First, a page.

Dr Martin Warren, Chief Executive of Butterfly Conservation, said: “This new strategy will have enormous benefits to butterflies and moths, as well as other woodland wildlife. We look forward to working with the Forestry Commission to ensure a brighter future for England’s woods.”
Simon Hodgson, Chief Executive of Forest Enterprise England, said, “Butterflies and moths are known to be valuable indicators of the changes affecting the wider countryside and recent studies suggest that a large number of species are in rapid decline. Butterflies and moths are one of the most threatened wildlife groups that inhabit the Forestry Commission estate and as active land managers, responsible for almost 20% of England’s forests; we are able to play an important role in their future.
“Managing woodlands for butterflies and moths will make an important contribution to the Forestry Commission’s other priority work areas, such as work to restore ancient woodland. We must raise awareness of their habitat requirements to ensure that forest design, planning and management takes this into account. There is much positive work already going on across the country and most of the priority sites simply need more action, and urgently, to sustain populations and enable their spread though the wider countryside.”
For more information and for photographs or interview requests please contact Jo Fowler, Forestry Commission England Press Officer on 07833 672903, 01223 346034
Notes to editors
1. The Forestry Commission is the government department responsible for forestry in Great Britain. It supports woodland owners with grants; tree felling licences, regulation and advice; promotes the benefits of forests and forestry; and advises Government on forestry policy. It manages more than a million hectares (2.5 million acres) of national forest land for public benefits such as sustainable timber production, public recreation, nature conservation, and rural and community development. For further information, visit www.forestry.gov.uk.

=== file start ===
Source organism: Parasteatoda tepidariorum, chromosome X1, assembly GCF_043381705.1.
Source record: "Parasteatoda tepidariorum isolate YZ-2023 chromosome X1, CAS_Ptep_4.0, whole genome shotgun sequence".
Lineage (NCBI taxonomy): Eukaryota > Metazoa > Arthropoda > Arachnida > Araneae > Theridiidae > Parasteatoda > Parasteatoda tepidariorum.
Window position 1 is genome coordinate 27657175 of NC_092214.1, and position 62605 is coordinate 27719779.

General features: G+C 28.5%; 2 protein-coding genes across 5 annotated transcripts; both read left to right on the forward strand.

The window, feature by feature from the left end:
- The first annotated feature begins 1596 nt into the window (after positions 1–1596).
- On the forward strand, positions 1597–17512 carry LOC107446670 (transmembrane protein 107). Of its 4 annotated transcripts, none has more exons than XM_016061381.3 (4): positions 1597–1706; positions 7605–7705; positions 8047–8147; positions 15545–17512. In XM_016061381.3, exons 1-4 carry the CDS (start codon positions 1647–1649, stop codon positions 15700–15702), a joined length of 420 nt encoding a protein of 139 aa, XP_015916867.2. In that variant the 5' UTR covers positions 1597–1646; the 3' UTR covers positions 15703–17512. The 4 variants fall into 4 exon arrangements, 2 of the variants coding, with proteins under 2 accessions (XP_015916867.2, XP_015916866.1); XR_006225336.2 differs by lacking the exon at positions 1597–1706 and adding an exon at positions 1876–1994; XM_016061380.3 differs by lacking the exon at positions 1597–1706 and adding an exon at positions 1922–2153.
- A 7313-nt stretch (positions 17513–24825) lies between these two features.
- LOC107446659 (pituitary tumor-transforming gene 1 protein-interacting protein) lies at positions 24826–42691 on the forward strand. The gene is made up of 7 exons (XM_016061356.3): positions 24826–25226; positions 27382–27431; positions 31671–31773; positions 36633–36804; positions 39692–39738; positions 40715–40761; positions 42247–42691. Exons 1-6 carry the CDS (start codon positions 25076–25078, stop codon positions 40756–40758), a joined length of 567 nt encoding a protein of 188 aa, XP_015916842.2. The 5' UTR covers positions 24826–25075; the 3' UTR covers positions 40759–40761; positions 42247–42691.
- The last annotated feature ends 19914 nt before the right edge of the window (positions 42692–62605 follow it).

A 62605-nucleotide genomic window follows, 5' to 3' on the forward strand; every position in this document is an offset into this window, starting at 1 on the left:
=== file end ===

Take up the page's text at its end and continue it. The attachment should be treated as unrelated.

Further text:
2. Butterfly Conservation is the UK charity taking action to save butterflies and moths. Butterfly Conservation staff and volunteers manage habitats to ensure their survival, with particular attention being given to threatened species.Butterfly Conservation has 12,000 members and is the largest organisation of its kind in Europe: www.butterfly-conservation.org
3. For more information and for a copy of the strategy please see www.forestry.gov.uk/england-butterflies. The Prioirity Lepidoptera sites identified in the strategy represent 3% of the public forest estate and 50% of them are designated as Sites of Special Scientific Interest (SSSI)
4. Chiddingfold Forest in South West Surrey stretching into West Sussex is designated by Natural England as a nationally important wildlife site or Site or Site of Special Scientific Interest (SSSI). The Forestry Commission owns and/or manages some 830 hectares of woodland in the forest complex of which approximately 500 hectares is designated SSSI.
Lepidoptera is the word used for an order of insects, which includes butterflies and moths. They have broad wings, covered with minute overlapping scales. The larvae are called caterpillars. During the 20th century there has been an increasingly rapid decline in woodland